Guest Author: Lori Vaughn – Director, Compliance and Deliverability at ActiveCampaign

The impact of COVID-19 is yet to be fully measured, tracked, and understood. However, we are beginning to see businesses make adjustments to help protect their employees and customers, including:

  • Cancellation of non-essential travel
  • Postponement of national conferences
  • Response plan emails detailing what to expect in the coming months

Many businesses are sending emails to let their customers know how COVID-19 will affect the business, including information on preparedness and a potential response plan. Just as you may communicate with your employees, being transparent with your customers can help ease their discomfort.

If you choose to reach out to your customers in response to the COVID-19 outbreak, here are some tips to help you craft your email communication. Please note that this is advice on the tone, style, and structure of your message – not the specific messaging you use. Do not offer medical advice, but it may make sense to direct customers to the latest guidance from the World Health Organization or CDC.

  • Empathize: Your customers may be scared, confused, or misinformed. Empathizing with your customers goes a long way to help them understand that you care and have their best interests in mind. Your tone should convey that your employee and customer safety is the highest priority.
  • Present a plan: Your customers may be interested in understanding hygiene protocols of the business and how you are ensuring compliance. Customers may be curious about how the business is monitoring the situation and what might happen if issues arise. They might also have questions about any penalties related to short-notice cancellations. 
  • Be authentic: Be transparent about the impact to your business, such as disruptions in your manufacturing supply chain or price changes to in-demand products.
  • Unconventional problem-solving: This is a time to start thinking creatively. Is there a way to organize regional or virtual conferences? If one product line is heavily impacted, can you shift marketing efforts to another product line? Whatever the unique challenge your business is facing, consider ways to find alternate solutions that meet your customer needs.
  • Think ahead: How businesses respond in tough situations can have a big impact on current and future customer sentiment. When making decisions regarding the impact of the COVID-19 outbreak on your business, be sure to consider the long-term impact of those choices.

Heavily-impacted industries (such as the travel sector) may need to take additional measures. This might mean sending fewer emails to audiences that are not currently receptive. 

When changing email cadence, frequency, volume, or content, it’s important to understand the possible impact to your email reputation and deliverability. Sudden spikes or valleys in sending volume can skew the data that Mailbox Providers (Gmail, Microsoft, Oath) use to measure the health of a sending IP or domain. Here’s how best to handle changes in email frequency or volume:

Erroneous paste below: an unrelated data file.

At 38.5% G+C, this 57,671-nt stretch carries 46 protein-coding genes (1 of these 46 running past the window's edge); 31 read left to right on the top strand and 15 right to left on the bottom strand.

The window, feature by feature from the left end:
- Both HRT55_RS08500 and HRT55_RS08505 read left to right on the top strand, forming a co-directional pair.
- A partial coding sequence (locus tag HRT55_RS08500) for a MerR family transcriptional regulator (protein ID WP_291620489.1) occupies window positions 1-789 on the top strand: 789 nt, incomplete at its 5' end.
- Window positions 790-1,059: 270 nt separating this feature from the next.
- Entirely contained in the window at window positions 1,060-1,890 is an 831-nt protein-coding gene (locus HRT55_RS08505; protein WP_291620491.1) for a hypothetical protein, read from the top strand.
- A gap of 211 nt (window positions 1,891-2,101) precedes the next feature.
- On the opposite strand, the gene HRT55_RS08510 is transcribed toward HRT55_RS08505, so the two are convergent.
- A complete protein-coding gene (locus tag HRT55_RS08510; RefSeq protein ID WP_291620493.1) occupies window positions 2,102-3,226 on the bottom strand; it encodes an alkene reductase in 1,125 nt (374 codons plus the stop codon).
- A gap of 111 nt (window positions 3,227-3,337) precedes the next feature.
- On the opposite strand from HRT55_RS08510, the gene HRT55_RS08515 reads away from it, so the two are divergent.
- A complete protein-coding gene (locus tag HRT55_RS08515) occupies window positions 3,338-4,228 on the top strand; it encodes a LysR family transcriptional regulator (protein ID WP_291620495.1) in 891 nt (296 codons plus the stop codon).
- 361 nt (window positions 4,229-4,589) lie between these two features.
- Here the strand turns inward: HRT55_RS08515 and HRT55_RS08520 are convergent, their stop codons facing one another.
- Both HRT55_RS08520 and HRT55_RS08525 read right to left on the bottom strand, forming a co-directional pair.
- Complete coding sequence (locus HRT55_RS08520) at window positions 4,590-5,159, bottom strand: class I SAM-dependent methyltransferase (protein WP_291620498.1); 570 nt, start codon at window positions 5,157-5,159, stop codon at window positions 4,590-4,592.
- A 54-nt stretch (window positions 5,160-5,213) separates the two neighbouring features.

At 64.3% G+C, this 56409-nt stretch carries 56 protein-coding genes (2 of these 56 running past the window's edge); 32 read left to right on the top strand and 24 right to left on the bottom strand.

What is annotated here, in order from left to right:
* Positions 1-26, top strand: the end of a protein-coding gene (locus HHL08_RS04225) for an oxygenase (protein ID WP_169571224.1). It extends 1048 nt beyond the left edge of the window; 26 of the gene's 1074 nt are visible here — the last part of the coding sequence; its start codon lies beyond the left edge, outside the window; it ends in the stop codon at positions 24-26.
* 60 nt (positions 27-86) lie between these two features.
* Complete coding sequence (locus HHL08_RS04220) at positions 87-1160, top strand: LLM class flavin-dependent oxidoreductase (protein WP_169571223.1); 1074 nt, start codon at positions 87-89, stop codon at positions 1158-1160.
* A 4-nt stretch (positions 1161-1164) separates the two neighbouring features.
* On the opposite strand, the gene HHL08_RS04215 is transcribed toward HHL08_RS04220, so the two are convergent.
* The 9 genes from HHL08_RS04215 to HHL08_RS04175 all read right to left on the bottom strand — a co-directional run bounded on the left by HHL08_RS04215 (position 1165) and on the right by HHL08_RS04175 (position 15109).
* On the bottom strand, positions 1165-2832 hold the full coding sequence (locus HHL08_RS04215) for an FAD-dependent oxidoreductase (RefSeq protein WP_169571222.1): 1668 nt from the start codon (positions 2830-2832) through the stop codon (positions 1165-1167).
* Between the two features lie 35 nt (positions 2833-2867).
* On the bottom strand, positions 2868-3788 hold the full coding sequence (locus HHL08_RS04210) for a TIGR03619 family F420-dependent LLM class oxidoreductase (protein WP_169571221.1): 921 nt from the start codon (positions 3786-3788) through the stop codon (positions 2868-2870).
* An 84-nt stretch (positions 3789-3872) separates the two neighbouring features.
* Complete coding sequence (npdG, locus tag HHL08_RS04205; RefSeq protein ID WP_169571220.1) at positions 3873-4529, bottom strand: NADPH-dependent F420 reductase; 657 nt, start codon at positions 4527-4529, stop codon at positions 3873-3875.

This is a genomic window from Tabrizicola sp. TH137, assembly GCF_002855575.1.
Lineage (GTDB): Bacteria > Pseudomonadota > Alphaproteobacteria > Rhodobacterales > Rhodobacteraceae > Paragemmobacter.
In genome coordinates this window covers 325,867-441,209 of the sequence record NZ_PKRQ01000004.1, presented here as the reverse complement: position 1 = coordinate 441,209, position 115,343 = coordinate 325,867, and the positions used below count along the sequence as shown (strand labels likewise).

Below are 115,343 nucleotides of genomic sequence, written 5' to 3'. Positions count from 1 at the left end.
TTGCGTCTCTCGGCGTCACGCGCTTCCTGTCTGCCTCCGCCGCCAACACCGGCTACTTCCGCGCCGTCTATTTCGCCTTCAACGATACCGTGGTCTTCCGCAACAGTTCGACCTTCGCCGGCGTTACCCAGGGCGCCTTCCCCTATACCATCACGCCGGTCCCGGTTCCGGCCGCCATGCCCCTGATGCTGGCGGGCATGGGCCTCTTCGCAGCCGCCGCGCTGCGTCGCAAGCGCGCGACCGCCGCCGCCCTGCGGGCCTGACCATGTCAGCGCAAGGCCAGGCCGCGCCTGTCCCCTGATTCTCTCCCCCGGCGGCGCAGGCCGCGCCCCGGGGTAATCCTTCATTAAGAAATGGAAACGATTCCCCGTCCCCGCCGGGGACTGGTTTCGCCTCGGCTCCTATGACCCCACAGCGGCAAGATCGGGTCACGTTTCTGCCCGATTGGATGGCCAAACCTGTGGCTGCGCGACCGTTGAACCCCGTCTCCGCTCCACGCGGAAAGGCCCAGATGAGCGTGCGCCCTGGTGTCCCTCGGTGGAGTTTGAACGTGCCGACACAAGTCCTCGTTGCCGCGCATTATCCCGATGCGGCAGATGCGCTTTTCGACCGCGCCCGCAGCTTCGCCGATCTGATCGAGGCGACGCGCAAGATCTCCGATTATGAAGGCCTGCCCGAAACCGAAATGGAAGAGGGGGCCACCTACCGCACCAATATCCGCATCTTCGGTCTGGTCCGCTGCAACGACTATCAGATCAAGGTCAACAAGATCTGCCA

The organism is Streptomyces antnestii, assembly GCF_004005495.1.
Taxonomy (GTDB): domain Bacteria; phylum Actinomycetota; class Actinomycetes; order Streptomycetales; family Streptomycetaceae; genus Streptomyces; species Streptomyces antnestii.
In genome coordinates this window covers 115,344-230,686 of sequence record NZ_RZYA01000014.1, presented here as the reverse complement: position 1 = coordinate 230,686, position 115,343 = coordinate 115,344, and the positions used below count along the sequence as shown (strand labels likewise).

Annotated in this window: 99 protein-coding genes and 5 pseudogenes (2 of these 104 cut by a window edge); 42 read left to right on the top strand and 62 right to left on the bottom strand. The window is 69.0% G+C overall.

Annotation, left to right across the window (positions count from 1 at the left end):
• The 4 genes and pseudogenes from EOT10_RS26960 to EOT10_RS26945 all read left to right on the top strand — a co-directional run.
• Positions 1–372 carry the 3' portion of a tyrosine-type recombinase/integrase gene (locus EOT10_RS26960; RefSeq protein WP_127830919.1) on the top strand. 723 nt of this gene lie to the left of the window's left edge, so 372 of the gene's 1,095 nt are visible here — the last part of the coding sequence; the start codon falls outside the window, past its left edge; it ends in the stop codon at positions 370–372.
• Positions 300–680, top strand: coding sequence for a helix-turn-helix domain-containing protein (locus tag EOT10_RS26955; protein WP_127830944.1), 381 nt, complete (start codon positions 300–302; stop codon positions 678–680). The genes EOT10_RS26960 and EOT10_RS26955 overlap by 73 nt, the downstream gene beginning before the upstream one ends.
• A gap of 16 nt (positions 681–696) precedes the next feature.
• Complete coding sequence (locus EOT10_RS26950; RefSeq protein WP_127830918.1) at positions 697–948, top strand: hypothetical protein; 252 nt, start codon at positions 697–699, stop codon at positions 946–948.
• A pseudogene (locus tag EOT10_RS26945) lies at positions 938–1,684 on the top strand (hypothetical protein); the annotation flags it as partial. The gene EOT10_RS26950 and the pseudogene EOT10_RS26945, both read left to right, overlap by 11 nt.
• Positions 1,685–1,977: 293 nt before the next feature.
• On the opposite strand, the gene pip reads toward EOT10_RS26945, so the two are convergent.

• Ramp down: If possible, consider a ramp down strategy that lets you gradually decrease email volume over time. This will help prevent your email reputation from going over the proverbial cliff. 
  • Send to engaged customers: Prioritizing engaged customers is always important — especially when changing email volume or frequency. Create segments of engaged contacts and craft specific emails tailored to them. Regularly sending emails to hyper-engaged segments will help keep your email reputation healthy with consistent volume.
  • IMPORTANT: When you decide to start sending more regularly again, ramp up very carefully. If your business requires a hiatus on sending, when you are ready to send at full volume again, consider an IP warming strategy to reintroduce your IP/domain to the Mailbox Providers.

Mailbox Providers are analyzing engagement data as the the primary driver for inbox placement, however it is possible for your Coronavirus email to be inadvertently caught in spam filters. When crafting your emails, think about these tips below to achieve the best results.

  • Minimize external URLs: Adding external links to your emails can be risky. Spam emails can have links to legitimate online resources and if Mailbox Providers are scanning the content, they may not be able to distinguish between a legitimate email and a malicious email with the same link. Additionally, adding third-party URLs can be problematic because the URL may have a bad reputation. Unless your business requires linking third-party URLs within the content, it might be a good idea to omit them. 
  • Don’t be alarmist: The goal of these emails should be to soothe customer concerns. If the tone of the email incites fear, it may flag Mailbox Provider spam filters. Be thoughtful about your design choices and minimize unnecessary capitalization, bold fonts, loud banners, images, and graphics.
  • Be careful about sharing health advice: You can share general health advice such as washing hands, using hand sanitizer, and acting with courtesy to others if you are sick. Refrain from declaring medical cures, quoting medical “experts,” or providing medical advice.

Spammers see opportunities everywhere. Don’t be tricked into clicking a fraudulent Coronavirus email. Educate yourself on best practices and common techniques of spammers.

Developing a playbook in response to a global incident is key to your business’s longevity and success. Use this current situation to sharpen your incident response skills and develop a guide for future global incidents. Stay connected to how other brands are approaching their business challenges and customer communications to iterate on your current and future response plans.

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